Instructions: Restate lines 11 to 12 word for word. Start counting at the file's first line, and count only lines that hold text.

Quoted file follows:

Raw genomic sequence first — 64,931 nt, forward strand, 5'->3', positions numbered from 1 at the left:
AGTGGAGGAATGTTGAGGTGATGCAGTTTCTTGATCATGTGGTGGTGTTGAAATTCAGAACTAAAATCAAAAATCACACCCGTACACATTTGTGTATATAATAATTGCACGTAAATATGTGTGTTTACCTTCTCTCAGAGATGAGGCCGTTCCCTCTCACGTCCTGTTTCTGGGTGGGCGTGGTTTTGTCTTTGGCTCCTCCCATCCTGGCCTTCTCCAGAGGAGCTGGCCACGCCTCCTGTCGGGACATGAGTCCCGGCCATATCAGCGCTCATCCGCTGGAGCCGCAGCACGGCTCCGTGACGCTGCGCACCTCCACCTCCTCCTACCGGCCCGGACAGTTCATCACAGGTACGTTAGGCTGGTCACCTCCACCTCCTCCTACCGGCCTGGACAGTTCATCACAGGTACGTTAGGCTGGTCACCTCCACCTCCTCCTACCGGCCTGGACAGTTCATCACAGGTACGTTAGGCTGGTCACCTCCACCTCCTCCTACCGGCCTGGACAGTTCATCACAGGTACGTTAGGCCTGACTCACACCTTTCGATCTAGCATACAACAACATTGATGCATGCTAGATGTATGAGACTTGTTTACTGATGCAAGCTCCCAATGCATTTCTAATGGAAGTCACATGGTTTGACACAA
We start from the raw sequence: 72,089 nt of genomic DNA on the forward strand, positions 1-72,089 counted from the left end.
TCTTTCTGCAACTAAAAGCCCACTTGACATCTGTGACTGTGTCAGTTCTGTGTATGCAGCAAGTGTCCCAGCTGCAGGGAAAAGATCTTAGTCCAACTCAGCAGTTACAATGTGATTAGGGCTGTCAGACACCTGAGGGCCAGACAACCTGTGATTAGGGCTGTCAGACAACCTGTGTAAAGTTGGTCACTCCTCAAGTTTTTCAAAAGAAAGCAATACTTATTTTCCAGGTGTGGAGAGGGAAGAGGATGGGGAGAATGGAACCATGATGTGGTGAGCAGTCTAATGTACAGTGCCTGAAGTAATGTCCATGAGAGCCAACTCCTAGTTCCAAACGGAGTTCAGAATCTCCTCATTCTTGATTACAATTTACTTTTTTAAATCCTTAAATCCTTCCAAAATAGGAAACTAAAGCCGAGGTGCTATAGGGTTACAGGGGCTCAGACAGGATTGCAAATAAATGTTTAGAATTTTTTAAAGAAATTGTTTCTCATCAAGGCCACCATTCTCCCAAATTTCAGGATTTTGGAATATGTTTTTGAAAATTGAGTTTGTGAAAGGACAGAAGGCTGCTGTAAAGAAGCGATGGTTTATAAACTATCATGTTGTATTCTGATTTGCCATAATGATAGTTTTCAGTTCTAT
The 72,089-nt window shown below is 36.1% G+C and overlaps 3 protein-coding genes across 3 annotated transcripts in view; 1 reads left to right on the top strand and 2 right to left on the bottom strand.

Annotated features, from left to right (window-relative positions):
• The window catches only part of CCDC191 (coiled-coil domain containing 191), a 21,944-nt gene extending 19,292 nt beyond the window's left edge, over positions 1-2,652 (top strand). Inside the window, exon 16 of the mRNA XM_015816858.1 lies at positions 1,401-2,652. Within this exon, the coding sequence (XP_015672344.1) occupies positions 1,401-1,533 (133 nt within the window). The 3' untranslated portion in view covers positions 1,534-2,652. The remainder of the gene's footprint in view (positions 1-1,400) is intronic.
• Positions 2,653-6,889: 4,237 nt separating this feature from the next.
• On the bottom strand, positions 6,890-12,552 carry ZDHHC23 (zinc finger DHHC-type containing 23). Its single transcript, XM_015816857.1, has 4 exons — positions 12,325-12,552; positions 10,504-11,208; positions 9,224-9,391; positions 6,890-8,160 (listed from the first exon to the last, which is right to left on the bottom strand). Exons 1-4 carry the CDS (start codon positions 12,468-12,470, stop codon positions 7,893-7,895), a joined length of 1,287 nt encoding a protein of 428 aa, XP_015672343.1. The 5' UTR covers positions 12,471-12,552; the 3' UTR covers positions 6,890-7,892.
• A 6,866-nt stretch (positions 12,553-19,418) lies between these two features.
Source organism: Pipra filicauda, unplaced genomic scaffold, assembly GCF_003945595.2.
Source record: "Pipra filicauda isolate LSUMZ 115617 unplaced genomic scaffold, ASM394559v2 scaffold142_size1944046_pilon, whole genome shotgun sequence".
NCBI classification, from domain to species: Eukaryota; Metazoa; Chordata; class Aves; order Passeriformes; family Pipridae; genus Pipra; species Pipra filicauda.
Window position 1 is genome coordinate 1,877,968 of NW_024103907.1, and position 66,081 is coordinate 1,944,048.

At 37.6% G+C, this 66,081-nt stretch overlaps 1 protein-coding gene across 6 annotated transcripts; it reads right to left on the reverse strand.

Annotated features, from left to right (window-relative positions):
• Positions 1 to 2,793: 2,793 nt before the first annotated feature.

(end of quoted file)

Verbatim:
Source organism: Pipra filicauda, unplaced genomic scaffold, assembly GCF_003945595.2.
Source record: "Pipra filicauda isolate LSUMZ 115617 unplaced genomic scaffold, ASM394559v2 scaffold142_size1944046_pilon, whole genome shotgun sequence".